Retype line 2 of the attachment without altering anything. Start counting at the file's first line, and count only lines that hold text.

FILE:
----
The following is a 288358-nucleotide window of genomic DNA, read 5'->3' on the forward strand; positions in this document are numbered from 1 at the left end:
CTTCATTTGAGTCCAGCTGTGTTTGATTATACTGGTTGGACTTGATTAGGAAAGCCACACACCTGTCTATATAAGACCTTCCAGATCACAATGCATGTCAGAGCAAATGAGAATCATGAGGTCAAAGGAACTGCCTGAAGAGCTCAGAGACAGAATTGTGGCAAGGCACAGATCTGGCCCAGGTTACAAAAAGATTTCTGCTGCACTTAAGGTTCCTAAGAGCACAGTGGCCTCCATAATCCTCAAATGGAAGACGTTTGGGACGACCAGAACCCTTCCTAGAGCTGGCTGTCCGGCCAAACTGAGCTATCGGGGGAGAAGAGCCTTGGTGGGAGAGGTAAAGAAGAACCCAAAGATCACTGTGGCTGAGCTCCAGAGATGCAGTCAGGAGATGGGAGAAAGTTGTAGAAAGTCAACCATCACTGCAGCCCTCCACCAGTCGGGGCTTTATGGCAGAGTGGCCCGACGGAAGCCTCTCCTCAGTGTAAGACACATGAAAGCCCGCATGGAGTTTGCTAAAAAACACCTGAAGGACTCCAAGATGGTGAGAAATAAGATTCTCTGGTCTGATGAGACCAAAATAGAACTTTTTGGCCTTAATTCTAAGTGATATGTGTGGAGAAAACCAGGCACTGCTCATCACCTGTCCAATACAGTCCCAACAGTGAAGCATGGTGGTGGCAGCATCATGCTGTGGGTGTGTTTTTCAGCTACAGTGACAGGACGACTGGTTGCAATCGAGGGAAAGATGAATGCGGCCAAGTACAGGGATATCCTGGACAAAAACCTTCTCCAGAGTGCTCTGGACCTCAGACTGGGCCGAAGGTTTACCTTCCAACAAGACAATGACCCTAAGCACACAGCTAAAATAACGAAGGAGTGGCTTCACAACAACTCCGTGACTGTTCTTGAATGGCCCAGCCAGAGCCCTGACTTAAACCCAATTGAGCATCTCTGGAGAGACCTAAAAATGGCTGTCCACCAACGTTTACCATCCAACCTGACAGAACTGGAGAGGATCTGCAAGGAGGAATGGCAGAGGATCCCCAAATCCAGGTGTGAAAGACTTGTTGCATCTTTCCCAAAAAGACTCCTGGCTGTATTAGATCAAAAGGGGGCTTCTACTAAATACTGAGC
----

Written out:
CTTCATTTGAGTCCAGCTGTGTTTGATTATACTGGTTGGACTTGATTAGGAAAGCCACACACCTGTCTATATAAGACCTTCCAGATCACAATGCATGTCAGAGCAAATGAGAATCATGAGGTCAAAGGAACTGCCTGAAGAGCTCAGAGACAGAATTGTGGCAAGGCACAGATCTGGCCCAGGTTACAAAAAGATTTCTGCTGCACTTAAGGTTCCTAAGAGCACAGTGGCCTCCATAATCCTCAAATGGAAGACGTTTGGGACGACCAGAACCCTTCCTAGAGCTGGCTGTCCGGCCAAACTGAGCTATCGGGGGAGAAGAGCCTTGGTGGGAGAGGTAAAGAAGAACCCAAAGATCACTGTGGCTGAGCTCCAGAGATGCAGTCAGGAGATGGGAGAAAGTTGTAGAAAGTCAACCATCACTGCAGCCCTCCACCAGTCGGGGCTTTATGGCAGAGTGGCCCGACGGAAGCCTCTCCTCAGTGTAAGACACATGAAAGCCCGCATGGAGTTTGCTAAAAAACACCTGAAGGACTCCAAGATGGTGAGAAATAAGATTCTCTGGTCTGATGAGACCAAAATAGAACTTTTTGGCCTTAATTCTAAGTGATATGTGTGGAGAAAACCAGGCACTGCTCATCACCTGTCCAATACAGTCCCAACAGTGAAGCATGGTGGTGGCAGCATCATGCTGTGGGTGTGTTTTTCAGCTACAGTGACAGGACGACTGGTTGCAATCGAGGGAAAGATGAATGCGGCCAAGTACAGGGATATCCTGGACAAAAACCTTCTCCAGAGTGCTCTGGACCTCAGACTGGGCCGAAGGTTTACCTTCCAACAAGACAATGACCCTAAGCACACAGCTAAAATAACGAAGGAGTGGCTTCACAACAACTCCGTGACTGTTCTTGAATGGCCCAGCCAGAGCCCTGACTTAAACCCAATTGAGCATCTCTGGAGAGACCTAAAAATGGCTGTCCACCAACGTTTACCATCCAACCTGACAGAACTGGAGAGGATCTGCAAGGAGGAATGGCAGAGGATCCCCAAATCCAGGTGTGAAAGACTTGTTGCATCTTTCCCAAAAAGACTCCTGGCTGTATTAGATCAAAAGGGGGCTTCTACTAAATACTGAGC